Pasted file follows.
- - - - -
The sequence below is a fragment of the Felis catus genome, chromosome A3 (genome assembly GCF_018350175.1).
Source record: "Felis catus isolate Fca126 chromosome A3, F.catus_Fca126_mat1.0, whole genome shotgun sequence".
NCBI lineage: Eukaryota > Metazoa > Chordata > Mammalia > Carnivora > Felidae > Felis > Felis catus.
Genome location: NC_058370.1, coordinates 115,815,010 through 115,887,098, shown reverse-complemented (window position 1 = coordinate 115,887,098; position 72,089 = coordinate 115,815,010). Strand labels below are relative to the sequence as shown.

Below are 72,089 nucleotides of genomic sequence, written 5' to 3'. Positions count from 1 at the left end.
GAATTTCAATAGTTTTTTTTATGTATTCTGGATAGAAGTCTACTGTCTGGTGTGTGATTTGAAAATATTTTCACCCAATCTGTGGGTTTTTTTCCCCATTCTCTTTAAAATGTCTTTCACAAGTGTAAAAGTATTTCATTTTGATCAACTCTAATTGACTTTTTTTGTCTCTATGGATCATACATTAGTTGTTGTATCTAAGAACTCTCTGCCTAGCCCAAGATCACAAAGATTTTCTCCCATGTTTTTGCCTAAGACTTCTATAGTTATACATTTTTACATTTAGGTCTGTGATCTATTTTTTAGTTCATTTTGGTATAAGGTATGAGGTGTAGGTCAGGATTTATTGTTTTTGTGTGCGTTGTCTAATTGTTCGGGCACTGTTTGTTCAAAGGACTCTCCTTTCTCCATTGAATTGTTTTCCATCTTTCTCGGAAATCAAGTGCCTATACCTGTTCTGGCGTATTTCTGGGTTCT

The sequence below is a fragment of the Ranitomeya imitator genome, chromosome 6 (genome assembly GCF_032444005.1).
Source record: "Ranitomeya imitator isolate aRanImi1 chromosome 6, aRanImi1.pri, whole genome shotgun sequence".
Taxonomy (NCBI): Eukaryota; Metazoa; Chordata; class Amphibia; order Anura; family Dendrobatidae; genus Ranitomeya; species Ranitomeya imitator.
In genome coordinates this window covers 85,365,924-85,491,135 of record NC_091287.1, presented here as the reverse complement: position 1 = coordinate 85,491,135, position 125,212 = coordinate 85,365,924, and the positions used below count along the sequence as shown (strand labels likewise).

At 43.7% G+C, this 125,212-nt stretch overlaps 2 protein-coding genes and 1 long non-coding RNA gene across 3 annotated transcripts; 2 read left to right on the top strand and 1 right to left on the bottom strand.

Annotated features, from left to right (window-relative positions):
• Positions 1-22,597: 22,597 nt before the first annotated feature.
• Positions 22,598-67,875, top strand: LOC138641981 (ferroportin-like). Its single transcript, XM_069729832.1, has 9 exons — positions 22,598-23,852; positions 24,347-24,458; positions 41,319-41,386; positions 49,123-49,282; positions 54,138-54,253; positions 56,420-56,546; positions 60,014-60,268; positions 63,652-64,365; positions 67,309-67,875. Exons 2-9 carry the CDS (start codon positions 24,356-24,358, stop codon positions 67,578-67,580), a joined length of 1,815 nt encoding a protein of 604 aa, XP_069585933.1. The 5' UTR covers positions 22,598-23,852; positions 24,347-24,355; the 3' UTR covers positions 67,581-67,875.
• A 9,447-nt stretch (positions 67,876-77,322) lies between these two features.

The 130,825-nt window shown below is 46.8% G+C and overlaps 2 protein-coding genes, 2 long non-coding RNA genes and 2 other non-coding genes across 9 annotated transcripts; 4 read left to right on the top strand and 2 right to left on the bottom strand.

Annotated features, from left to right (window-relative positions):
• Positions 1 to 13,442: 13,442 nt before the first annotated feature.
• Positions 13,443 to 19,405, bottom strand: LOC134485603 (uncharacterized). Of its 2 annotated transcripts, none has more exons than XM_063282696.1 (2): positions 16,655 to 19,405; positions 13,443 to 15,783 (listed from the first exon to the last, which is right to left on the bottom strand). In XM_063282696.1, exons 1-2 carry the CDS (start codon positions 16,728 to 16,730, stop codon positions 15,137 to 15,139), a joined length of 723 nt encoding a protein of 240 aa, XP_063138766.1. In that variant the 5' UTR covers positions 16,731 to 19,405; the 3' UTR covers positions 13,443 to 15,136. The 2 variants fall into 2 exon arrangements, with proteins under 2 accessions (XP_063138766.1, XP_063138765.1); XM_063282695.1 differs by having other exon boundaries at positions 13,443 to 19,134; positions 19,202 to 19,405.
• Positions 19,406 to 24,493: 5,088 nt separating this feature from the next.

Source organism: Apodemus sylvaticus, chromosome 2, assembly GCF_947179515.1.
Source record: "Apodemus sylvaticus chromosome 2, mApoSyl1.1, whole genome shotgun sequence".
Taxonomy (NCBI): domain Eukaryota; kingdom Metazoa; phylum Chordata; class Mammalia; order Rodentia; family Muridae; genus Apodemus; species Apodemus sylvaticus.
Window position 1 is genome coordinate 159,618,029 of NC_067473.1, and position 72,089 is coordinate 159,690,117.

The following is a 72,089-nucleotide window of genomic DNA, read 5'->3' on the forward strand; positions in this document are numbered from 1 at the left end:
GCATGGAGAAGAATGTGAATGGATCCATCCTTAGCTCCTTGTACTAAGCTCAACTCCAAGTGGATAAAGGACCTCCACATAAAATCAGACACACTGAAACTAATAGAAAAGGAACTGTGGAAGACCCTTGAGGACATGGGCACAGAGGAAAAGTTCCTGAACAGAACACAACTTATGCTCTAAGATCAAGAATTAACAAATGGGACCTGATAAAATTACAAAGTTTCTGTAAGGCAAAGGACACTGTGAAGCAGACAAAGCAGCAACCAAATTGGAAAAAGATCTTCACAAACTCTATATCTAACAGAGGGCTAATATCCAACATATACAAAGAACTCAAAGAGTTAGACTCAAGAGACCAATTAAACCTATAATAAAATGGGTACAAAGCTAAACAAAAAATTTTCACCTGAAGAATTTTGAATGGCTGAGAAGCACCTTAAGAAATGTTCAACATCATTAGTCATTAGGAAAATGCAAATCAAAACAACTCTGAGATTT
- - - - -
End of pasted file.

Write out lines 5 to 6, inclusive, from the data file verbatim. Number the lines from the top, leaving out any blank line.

Below are 72,089 nucleotides of genomic sequence, written 5' to 3'. Positions count from 1 at the left end.
GAATTTCAATAGTTTTTTTTATGTATTCTGGATAGAAGTCTACTGTCTGGTGTGTGATTTGAAAATATTTTCACCCAATCTGTGGGTTTTTTTCCCCATTCTCTTTAAAATGTCTTTCACAAGTGTAAAAGTATTTCATTTTGATCAACTCTAATTGACTTTTTTTGTCTCTATGGATCATACATTAGTTGTTGTATCTAAGAACTCTCTGCCTAGCCCAAGATCACAAAGATTTTCTCCCATGTTTTTGCCTAAGACTTCTATAGTTATACATTTTTACATTTAGGTCTGTGATCTATTTTTTAGTTCATTTTGGTATAAGGTATGAGGTGTAGGTCAGGATTTATTGTTTTTGTGTGCGTTGTCTAATTGTTCGGGCACTGTTTGTTCAAAGGACTCTCCTTTCTCCATTGAATTGTTTTCCATCTTTCTCGGAAATCAAGTGCCTATACCTGTTCTGGCGTATTTCTGGGTTCT